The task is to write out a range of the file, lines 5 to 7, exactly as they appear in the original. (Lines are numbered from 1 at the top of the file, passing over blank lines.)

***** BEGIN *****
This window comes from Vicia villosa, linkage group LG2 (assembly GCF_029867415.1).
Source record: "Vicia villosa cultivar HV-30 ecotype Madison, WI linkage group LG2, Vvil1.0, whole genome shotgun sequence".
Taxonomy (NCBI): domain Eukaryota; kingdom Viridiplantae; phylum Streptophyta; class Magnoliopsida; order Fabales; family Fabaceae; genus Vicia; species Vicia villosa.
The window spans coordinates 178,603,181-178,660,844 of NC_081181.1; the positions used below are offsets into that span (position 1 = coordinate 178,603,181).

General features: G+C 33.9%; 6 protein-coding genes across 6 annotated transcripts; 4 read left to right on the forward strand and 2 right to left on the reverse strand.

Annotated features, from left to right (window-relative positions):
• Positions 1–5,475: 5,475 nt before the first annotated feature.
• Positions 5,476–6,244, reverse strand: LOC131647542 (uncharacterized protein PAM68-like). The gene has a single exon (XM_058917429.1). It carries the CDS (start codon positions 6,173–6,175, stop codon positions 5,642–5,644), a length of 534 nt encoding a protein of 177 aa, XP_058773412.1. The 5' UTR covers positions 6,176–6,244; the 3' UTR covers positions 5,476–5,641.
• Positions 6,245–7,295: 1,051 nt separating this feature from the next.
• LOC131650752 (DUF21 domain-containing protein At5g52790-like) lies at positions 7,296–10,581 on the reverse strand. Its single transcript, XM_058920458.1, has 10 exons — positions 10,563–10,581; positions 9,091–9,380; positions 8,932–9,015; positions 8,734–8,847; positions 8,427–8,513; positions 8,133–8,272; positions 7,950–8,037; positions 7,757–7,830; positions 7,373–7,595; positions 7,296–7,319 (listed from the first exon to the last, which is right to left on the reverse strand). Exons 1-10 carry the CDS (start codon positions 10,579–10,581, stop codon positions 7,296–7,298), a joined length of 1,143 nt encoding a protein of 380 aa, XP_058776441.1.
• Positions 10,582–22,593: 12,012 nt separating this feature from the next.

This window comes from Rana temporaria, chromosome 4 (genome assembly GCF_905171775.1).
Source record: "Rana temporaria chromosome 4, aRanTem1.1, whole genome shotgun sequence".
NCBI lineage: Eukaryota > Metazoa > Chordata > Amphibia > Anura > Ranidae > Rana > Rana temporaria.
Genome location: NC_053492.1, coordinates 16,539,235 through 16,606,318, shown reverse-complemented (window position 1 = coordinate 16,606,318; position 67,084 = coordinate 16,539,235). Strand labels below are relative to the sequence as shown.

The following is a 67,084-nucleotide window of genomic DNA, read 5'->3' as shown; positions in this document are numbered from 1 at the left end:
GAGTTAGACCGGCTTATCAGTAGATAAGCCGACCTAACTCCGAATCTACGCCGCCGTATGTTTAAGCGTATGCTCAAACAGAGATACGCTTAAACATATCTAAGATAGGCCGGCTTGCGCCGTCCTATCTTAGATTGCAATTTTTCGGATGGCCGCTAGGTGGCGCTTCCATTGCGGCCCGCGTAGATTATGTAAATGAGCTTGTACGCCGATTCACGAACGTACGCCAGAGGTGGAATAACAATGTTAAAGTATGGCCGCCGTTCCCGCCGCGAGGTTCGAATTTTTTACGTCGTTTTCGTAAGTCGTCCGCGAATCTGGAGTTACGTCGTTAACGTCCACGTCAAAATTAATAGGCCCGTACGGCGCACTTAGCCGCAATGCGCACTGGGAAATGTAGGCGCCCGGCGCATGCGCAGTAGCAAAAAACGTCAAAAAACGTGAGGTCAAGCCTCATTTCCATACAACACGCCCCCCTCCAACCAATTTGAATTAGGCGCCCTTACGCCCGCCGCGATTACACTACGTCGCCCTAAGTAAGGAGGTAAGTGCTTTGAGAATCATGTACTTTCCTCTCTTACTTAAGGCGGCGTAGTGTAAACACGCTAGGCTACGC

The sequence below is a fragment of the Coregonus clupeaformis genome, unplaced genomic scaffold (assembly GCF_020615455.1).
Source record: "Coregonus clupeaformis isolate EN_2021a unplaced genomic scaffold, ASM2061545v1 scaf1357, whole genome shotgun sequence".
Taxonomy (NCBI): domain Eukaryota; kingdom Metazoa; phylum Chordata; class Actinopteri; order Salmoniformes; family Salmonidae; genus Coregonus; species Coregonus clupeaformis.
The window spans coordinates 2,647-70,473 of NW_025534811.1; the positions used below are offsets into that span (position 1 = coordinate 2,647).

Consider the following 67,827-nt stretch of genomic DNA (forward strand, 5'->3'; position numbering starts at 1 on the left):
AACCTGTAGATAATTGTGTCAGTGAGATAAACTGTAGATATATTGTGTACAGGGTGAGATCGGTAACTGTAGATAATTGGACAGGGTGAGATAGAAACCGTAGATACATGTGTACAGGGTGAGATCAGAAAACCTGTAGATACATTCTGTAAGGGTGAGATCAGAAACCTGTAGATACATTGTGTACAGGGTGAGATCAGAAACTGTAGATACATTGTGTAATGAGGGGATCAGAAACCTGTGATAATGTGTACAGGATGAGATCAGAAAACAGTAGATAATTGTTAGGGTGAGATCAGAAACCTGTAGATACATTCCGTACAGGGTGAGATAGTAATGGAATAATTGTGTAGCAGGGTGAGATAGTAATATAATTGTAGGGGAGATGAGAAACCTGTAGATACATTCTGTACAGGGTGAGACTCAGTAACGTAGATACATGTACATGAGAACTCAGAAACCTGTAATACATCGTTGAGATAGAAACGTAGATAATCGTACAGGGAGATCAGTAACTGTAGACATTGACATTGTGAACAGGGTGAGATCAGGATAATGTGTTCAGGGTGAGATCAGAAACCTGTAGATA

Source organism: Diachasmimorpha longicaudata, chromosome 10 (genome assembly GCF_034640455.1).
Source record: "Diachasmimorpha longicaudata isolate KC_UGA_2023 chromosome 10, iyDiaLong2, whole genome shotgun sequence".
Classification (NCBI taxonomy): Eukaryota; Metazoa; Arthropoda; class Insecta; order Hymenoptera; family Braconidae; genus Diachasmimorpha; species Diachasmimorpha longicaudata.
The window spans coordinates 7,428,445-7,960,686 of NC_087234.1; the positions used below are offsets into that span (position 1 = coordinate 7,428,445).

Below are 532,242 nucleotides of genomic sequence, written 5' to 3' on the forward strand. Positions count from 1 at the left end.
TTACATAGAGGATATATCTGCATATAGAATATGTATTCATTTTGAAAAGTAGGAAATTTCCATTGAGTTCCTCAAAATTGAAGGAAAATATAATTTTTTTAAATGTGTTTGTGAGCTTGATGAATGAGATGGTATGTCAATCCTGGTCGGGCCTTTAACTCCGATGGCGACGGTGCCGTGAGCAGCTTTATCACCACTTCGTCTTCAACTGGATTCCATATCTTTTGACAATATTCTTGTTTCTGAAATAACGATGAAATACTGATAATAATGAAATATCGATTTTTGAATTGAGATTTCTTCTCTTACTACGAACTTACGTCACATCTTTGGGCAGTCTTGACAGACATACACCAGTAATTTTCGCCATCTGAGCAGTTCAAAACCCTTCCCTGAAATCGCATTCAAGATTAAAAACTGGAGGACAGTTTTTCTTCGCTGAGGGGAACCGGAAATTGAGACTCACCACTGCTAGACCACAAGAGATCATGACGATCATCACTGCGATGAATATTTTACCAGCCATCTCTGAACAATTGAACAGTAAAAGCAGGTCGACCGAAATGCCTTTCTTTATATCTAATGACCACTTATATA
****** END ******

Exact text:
General features: G+C 33.9%; 6 protein-coding genes across 6 annotated transcripts; 4 read left to right on the forward strand and 2 right to left on the reverse strand.

Annotated features, from left to right (window-relative positions):
• Positions 1–5,475: 5,475 nt before the first annotated feature.